It’s nice to see Elko’s Redevelopment Agency adopt a viable storefront improvement program. The plan approved this week will provide matching funds for projects in the $10,000 to $25,000 range, but we think the rate of decline downtown calls for a more focused and aggressive approach.
Businesses have been leaving “main street” and more will follow – even after removing the strip-joint bar from its midst.
Is Elko serious about redeveloping blighted areas downtown, or will we end up putting lipstick on a pig?
The lack of focus on the Redevelopment Agency was highlighted this week in the debate over a
request for funds to help demolish buildings at 10th and Idaho streets to make way for a new attorney’s office.
Page Investments LLC/Lostra Engineering wanted $30,000 for demolition and infrastructure at the location, which is currently occupied by three dilapidated buildings. The company presented plans for a 4,300-square-foot Bradshaw Law building to go in their place.
City Planner Cathy Laughlin supported the request, and RDA member John Patrick Rice fought hard for its passage, but the board ended up punting it to the Redevelopment Advisory Council for review.
Opponents correctly pointed out that there was no program in place or precedence for such a deal. It’s also several blocks from the core of downtown, in a neighborhood that has already seen significant renewal via private investment.
Yes, there is plenty of blight within the redevelopment district, and the 10th and Idaho properties definitely qualify. But the RDA does not have a geographical or more specific list of priorities to fit such requests into. Shuffling proposals down the chain of command is likely to discourage developers.
Sharing the costs of demolition, or even funding it outright, would be a legitimate use of RDA funds. Which brings up another issue that got tabled this week: the offer from the Pescios to donate the former Dupont/Cherished Friends building at Fifth and Idaho to the City.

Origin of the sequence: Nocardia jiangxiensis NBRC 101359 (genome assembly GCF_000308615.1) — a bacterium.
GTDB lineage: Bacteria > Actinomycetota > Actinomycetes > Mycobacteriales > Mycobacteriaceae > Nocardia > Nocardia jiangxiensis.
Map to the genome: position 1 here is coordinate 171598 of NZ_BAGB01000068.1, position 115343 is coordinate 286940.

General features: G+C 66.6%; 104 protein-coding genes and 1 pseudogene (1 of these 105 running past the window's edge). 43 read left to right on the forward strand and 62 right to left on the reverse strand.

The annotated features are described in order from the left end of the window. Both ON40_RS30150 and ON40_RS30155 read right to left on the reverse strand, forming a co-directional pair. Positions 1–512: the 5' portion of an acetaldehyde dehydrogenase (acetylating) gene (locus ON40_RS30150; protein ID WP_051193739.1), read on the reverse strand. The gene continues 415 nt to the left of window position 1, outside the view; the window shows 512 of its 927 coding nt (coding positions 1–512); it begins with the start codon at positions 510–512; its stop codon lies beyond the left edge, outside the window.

It’s hard to imagine any other project having a more noticeable impact on the downtown district than this one. The building is literally falling apart, and beyond repair, so replacing it should be a top priority.
As one reader commented at elkodaily.com, “Doesn’t it say something worth noting that one of the four main cornerstone properties in the very heart of Elko’s downtown is not considered a great investment opportunity by the City itself?”
The RDA has limited funds to work with, and demolition bids came in at the $200,000-plus range. Any work would be complicated by the fact that the building shares walls with two other properties.
At the other end of the block sits another building in even worse shape, after private reconstruction plans fell through. The result is a set of crumbling bookends on what is supposed to be the central showcase of downtown Elko.
A few fancy facades won’t be enough to spark renewal if the buildings beside them are falling apart.
After more than a decade of existence the RDA should be getting a firmer grasp on its priorities. We need a better system in place to evaluate where the agency can get the most bang for its buck, before the next business packs up and leaves.